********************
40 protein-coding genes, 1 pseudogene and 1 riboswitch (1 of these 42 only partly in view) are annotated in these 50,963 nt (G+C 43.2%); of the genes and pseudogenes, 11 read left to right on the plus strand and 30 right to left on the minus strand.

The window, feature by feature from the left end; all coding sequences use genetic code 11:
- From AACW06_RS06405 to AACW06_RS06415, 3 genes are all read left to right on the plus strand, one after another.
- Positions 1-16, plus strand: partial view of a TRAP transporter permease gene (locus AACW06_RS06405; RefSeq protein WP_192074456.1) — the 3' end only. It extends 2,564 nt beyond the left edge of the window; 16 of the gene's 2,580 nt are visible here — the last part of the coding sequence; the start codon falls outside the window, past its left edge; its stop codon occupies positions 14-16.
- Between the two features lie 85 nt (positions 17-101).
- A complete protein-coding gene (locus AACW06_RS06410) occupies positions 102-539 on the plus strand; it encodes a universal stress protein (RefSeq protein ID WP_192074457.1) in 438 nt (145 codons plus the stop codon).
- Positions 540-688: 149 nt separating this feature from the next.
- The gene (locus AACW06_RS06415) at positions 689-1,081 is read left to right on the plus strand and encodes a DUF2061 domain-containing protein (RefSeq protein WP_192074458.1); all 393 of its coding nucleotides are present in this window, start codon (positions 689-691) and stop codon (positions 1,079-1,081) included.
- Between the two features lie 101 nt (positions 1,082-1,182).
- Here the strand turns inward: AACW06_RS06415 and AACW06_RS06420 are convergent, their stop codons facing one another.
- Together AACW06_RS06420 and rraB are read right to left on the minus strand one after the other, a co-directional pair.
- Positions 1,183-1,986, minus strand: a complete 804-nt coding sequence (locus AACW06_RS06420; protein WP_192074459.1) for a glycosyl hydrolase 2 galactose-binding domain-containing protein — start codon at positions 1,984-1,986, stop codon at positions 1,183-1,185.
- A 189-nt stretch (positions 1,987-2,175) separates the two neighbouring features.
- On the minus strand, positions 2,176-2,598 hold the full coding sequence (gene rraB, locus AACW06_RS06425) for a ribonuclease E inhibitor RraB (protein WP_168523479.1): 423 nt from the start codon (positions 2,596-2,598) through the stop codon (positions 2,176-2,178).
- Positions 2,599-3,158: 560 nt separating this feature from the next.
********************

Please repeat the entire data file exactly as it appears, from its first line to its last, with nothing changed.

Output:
40 protein-coding genes, 1 pseudogene and 1 riboswitch (1 of these 42 only partly in view) are annotated in these 50,963 nt (G+C 43.2%); of the genes and pseudogenes, 11 read left to right on the plus strand and 30 right to left on the minus strand.

The window, feature by feature from the left end; all coding sequences use genetic code 11:
- From AACW06_RS06405 to AACW06_RS06415, 3 genes are all read left to right on the plus strand, one after another.
- Positions 1-16, plus strand: partial view of a TRAP transporter permease gene (locus AACW06_RS06405; RefSeq protein WP_192074456.1) — the 3' end only. It extends 2,564 nt beyond the left edge of the window; 16 of the gene's 2,580 nt are visible here — the last part of the coding sequence; the start codon falls outside the window, past its left edge; its stop codon occupies positions 14-16.
- Between the two features lie 85 nt (positions 17-101).
- A complete protein-coding gene (locus AACW06_RS06410) occupies positions 102-539 on the plus strand; it encodes a universal stress protein (RefSeq protein ID WP_192074457.1) in 438 nt (145 codons plus the stop codon).
- Positions 540-688: 149 nt separating this feature from the next.
- The gene (locus AACW06_RS06415) at positions 689-1,081 is read left to right on the plus strand and encodes a DUF2061 domain-containing protein (RefSeq protein WP_192074458.1); all 393 of its coding nucleotides are present in this window, start codon (positions 689-691) and stop codon (positions 1,079-1,081) included.
- Between the two features lie 101 nt (positions 1,082-1,182).
- Here the strand turns inward: AACW06_RS06415 and AACW06_RS06420 are convergent, their stop codons facing one another.
- Together AACW06_RS06420 and rraB are read right to left on the minus strand one after the other, a co-directional pair.
- Positions 1,183-1,986, minus strand: a complete 804-nt coding sequence (locus AACW06_RS06420; protein WP_192074459.1) for a glycosyl hydrolase 2 galactose-binding domain-containing protein — start codon at positions 1,984-1,986, stop codon at positions 1,183-1,185.
- A 189-nt stretch (positions 1,987-2,175) separates the two neighbouring features.
- On the minus strand, positions 2,176-2,598 hold the full coding sequence (gene rraB, locus AACW06_RS06425) for a ribonuclease E inhibitor RraB (protein WP_168523479.1): 423 nt from the start codon (positions 2,596-2,598) through the stop codon (positions 2,176-2,178).
- Positions 2,599-3,158: 560 nt separating this feature from the next.